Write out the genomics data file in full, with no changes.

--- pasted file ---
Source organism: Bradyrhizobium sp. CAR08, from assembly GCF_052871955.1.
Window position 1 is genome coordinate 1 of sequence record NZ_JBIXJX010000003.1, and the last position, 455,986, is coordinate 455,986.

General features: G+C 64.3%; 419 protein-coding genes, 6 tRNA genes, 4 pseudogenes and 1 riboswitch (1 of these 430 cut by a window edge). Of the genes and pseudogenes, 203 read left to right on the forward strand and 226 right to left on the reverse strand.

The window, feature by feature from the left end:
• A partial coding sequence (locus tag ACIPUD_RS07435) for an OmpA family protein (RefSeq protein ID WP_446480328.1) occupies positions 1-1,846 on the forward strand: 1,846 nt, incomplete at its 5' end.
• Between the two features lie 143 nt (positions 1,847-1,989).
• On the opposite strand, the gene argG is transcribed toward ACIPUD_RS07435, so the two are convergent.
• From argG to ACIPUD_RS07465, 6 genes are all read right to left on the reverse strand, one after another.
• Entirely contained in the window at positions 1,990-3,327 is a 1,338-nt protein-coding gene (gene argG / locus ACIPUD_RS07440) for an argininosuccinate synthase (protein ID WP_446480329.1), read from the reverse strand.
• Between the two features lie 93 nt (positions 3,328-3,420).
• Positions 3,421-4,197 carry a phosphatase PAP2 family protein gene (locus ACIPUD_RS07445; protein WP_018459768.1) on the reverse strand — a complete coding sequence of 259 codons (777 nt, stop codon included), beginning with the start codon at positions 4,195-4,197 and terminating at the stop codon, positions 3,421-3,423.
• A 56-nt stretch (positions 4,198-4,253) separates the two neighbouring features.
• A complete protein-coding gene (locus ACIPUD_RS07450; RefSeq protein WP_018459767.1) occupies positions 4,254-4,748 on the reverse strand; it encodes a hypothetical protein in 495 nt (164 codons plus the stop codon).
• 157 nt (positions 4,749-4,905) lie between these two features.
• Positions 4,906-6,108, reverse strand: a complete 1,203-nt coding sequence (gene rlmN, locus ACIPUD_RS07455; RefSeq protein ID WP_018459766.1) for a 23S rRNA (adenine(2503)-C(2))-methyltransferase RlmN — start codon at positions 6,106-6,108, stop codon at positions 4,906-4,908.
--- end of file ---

Source organism: Bradyrhizobium sp. CAR08, from assembly GCF_052871955.1.
Window position 1 is genome coordinate 1 of sequence record NZ_JBIXJX010000003.1, and the last position, 455,986, is coordinate 455,986.

General features: G+C 64.3%; 419 protein-coding genes, 6 tRNA genes, 4 pseudogenes and 1 riboswitch (1 of these 430 cut by a window edge). Of the genes and pseudogenes, 203 read left to right on the forward strand and 226 right to left on the reverse strand.

The window, feature by feature from the left end:
• A partial coding sequence (locus tag ACIPUD_RS07435) for an OmpA family protein (RefSeq protein ID WP_446480328.1) occupies positions 1-1,846 on the forward strand: 1,846 nt, incomplete at its 5' end.
• Between the two features lie 143 nt (positions 1,847-1,989).
• On the opposite strand, the gene argG is transcribed toward ACIPUD_RS07435, so the two are convergent.
• From argG to ACIPUD_RS07465, 6 genes are all read right to left on the reverse strand, one after another.
• Entirely contained in the window at positions 1,990-3,327 is a 1,338-nt protein-coding gene (gene argG / locus ACIPUD_RS07440) for an argininosuccinate synthase (protein ID WP_446480329.1), read from the reverse strand.
• Between the two features lie 93 nt (positions 3,328-3,420).
• Positions 3,421-4,197 carry a phosphatase PAP2 family protein gene (locus ACIPUD_RS07445; protein WP_018459768.1) on the reverse strand — a complete coding sequence of 259 codons (777 nt, stop codon included), beginning with the start codon at positions 4,195-4,197 and terminating at the stop codon, positions 3,421-3,423.
• A 56-nt stretch (positions 4,198-4,253) separates the two neighbouring features.
• A complete protein-coding gene (locus ACIPUD_RS07450; RefSeq protein WP_018459767.1) occupies positions 4,254-4,748 on the reverse strand; it encodes a hypothetical protein in 495 nt (164 codons plus the stop codon).
• 157 nt (positions 4,749-4,905) lie between these two features.
• Positions 4,906-6,108, reverse strand: a complete 1,203-nt coding sequence (gene rlmN, locus ACIPUD_RS07455; RefSeq protein ID WP_018459766.1) for a 23S rRNA (adenine(2503)-C(2))-methyltransferase RlmN — start codon at positions 6,106-6,108, stop codon at positions 4,906-4,908.